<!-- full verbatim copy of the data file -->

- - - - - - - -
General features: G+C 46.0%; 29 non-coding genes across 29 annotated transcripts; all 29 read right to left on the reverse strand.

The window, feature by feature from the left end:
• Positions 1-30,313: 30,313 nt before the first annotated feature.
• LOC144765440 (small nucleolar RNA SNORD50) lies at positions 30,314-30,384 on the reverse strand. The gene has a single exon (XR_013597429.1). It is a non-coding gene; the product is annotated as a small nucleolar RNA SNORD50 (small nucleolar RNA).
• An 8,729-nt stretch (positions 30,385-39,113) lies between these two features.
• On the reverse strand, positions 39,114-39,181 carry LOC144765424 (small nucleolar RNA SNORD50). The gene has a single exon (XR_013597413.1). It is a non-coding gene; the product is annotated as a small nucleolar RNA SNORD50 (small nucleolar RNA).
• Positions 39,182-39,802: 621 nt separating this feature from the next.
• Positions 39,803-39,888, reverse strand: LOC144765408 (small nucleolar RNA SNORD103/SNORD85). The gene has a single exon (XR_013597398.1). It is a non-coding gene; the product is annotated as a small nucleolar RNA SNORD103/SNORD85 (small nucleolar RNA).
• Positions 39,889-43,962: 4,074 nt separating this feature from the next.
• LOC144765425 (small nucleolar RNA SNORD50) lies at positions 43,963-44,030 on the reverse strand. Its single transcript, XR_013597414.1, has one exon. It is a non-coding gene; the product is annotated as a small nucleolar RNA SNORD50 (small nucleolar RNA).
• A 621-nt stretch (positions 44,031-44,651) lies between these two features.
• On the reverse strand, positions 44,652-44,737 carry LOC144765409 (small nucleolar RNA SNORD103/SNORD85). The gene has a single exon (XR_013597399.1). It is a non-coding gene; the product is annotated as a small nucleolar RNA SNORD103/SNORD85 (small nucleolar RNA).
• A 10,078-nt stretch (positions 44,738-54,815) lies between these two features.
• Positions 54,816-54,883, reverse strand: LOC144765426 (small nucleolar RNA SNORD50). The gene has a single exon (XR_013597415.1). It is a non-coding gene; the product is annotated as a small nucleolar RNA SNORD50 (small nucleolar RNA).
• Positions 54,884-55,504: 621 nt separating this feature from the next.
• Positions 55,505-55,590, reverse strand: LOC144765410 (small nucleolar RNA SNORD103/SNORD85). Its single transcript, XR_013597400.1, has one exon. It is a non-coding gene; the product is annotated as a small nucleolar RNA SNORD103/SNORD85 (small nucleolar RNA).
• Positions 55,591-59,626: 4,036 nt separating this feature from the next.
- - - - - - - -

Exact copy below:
General features: G+C 46.0%; 29 non-coding genes across 29 annotated transcripts; all 29 read right to left on the reverse strand.

The window, feature by feature from the left end:
• Positions 1-30,313: 30,313 nt before the first annotated feature.
• LOC144765440 (small nucleolar RNA SNORD50) lies at positions 30,314-30,384 on the reverse strand. The gene has a single exon (XR_013597429.1). It is a non-coding gene; the product is annotated as a small nucleolar RNA SNORD50 (small nucleolar RNA).
• An 8,729-nt stretch (positions 30,385-39,113) lies between these two features.
• On the reverse strand, positions 39,114-39,181 carry LOC144765424 (small nucleolar RNA SNORD50). The gene has a single exon (XR_013597413.1). It is a non-coding gene; the product is annotated as a small nucleolar RNA SNORD50 (small nucleolar RNA).
• Positions 39,182-39,802: 621 nt separating this feature from the next.
• Positions 39,803-39,888, reverse strand: LOC144765408 (small nucleolar RNA SNORD103/SNORD85). The gene has a single exon (XR_013597398.1). It is a non-coding gene; the product is annotated as a small nucleolar RNA SNORD103/SNORD85 (small nucleolar RNA).
• Positions 39,889-43,962: 4,074 nt separating this feature from the next.
• LOC144765425 (small nucleolar RNA SNORD50) lies at positions 43,963-44,030 on the reverse strand. Its single transcript, XR_013597414.1, has one exon. It is a non-coding gene; the product is annotated as a small nucleolar RNA SNORD50 (small nucleolar RNA).
• A 621-nt stretch (positions 44,031-44,651) lies between these two features.
• On the reverse strand, positions 44,652-44,737 carry LOC144765409 (small nucleolar RNA SNORD103/SNORD85). The gene has a single exon (XR_013597399.1). It is a non-coding gene; the product is annotated as a small nucleolar RNA SNORD103/SNORD85 (small nucleolar RNA).
• A 10,078-nt stretch (positions 44,738-54,815) lies between these two features.
• Positions 54,816-54,883, reverse strand: LOC144765426 (small nucleolar RNA SNORD50). The gene has a single exon (XR_013597415.1). It is a non-coding gene; the product is annotated as a small nucleolar RNA SNORD50 (small nucleolar RNA).
• Positions 54,884-55,504: 621 nt separating this feature from the next.
• Positions 55,505-55,590, reverse strand: LOC144765410 (small nucleolar RNA SNORD103/SNORD85). Its single transcript, XR_013597400.1, has one exon. It is a non-coding gene; the product is annotated as a small nucleolar RNA SNORD103/SNORD85 (small nucleolar RNA).
• Positions 55,591-59,626: 4,036 nt separating this feature from the next.